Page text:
CCE Home Common Configuration Enumeration: Unique Identifiers for Common System Configuration Issues
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FAQs — Archive


A1. What is CCE?

The Common Configuration Enumeration, or CCE, assigns unique entries (also called CCEs) to configuration guidance statements and configuration controls to improve workflow by facilitating fast and accurate correlation of configuration issues present in disparate domains. In this way, it is similar to other comparable data standards such as the Common Vulnerability and Exposure (CVE®) List, which assigns identifiers to publicly known system vulnerabilities.

IMPORTANT: Activity on the CCE effort has been suspended, and the CCE Web site has been moved to "Archive" status. Read the complete message on the homepage.

A2. What is a configuration guidance statement? What is a configuration control?

A "configuration guidance statement" specifies a preferred or required setting or policy for a computer system. Configuration statements can be found in a variety of repositories such as security guides, benchmarks, vendor guidance and documentation, configuration assessment and management tools, and consolidated reporting systems.

Examples include:

  • The required permissions for the directory %SystemRoot%\System32\Setup should be assigned to the "Administrator account" only.
  • The "account lockout threshold" setting should be set to 3.
  • The startup type of the Remote Shell service should be set to "disabled".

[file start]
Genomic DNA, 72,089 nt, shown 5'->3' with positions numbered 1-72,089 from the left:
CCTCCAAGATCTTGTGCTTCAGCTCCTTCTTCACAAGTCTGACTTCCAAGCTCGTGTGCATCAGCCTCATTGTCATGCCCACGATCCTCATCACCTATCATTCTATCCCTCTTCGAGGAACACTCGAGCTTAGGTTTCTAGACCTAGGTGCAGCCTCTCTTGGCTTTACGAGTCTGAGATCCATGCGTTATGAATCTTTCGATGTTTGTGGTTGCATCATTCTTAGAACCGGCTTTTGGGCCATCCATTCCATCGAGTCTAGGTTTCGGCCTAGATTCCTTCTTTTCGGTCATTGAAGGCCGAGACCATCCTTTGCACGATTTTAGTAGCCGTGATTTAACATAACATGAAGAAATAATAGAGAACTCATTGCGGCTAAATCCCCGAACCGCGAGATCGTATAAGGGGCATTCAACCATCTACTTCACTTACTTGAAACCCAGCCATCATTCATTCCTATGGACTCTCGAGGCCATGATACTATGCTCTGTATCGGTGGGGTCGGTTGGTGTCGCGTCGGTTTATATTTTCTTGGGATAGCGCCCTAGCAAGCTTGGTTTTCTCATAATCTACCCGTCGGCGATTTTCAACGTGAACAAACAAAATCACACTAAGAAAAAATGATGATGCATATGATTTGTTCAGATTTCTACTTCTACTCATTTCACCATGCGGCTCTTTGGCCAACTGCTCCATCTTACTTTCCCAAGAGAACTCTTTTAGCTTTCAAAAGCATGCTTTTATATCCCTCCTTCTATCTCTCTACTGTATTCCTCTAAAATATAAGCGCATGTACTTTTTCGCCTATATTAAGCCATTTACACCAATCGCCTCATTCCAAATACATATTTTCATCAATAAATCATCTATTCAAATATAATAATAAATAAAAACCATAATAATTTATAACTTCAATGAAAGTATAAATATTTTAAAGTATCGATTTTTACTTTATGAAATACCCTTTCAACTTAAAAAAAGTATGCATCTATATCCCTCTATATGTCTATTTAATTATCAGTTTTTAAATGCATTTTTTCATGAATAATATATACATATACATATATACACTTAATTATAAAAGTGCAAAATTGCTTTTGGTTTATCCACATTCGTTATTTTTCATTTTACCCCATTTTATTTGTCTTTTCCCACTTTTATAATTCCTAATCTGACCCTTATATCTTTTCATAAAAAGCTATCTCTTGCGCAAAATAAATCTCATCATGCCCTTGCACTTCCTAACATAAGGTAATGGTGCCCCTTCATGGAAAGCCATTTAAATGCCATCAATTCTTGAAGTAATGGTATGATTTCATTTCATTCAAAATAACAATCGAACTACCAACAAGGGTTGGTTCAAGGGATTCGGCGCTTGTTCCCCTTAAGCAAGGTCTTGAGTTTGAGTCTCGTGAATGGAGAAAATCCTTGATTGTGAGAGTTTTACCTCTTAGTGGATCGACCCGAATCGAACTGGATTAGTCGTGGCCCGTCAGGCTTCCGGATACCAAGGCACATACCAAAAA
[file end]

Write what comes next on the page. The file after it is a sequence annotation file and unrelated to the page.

A "configuration control" is a configurable unit of control within the conceptual security model of a computer system.

Examples include:

  • The access permissions for files and directories, such as %SystemRoot%\System32\Setup.
  • The account policy settings, such as account lockout threshold setting.
  • The startup type for network services, such as the Remote Shell service.

See About CCE Entries for more information.

A3. Why CCE? How will it benefit me or my organization?

Use of CCEs improves configuration management work processes by allowing people to quickly and accurately correlate configuration data across multiple information sources and tools.

CCEs are associated with configuration issues that express the way humans name and discuss their intentions when configuring computer systems (see CCE Editorial Policies for detailed content decisions). In this way, the use of CCEs as tags provide a bridge between natural language, prose-based configuration guidance documents, and machine-readable or executable capabilities such as configuration audit tools.

A4. What are some examples of CCE in use?

CCEs are included for the settings in Microsoft Corporation’s Windows Server 2008 Security Guide and 2007 Microsoft Office Security Guide.

CCEs are the main identifiers used for the settings in the Federal Desktop Core Configuration (FDCC) data file downloads. In addition, CCE is one of six existing open standards used by NIST in its Security Content Automation Protocol (SCAP) program, which combines "a suite of tools to help automate vulnerability management and evaluate compliance with federal information technology security requirements." Numerous products have been validated by NIST as conforming to the CCE component of SCAP.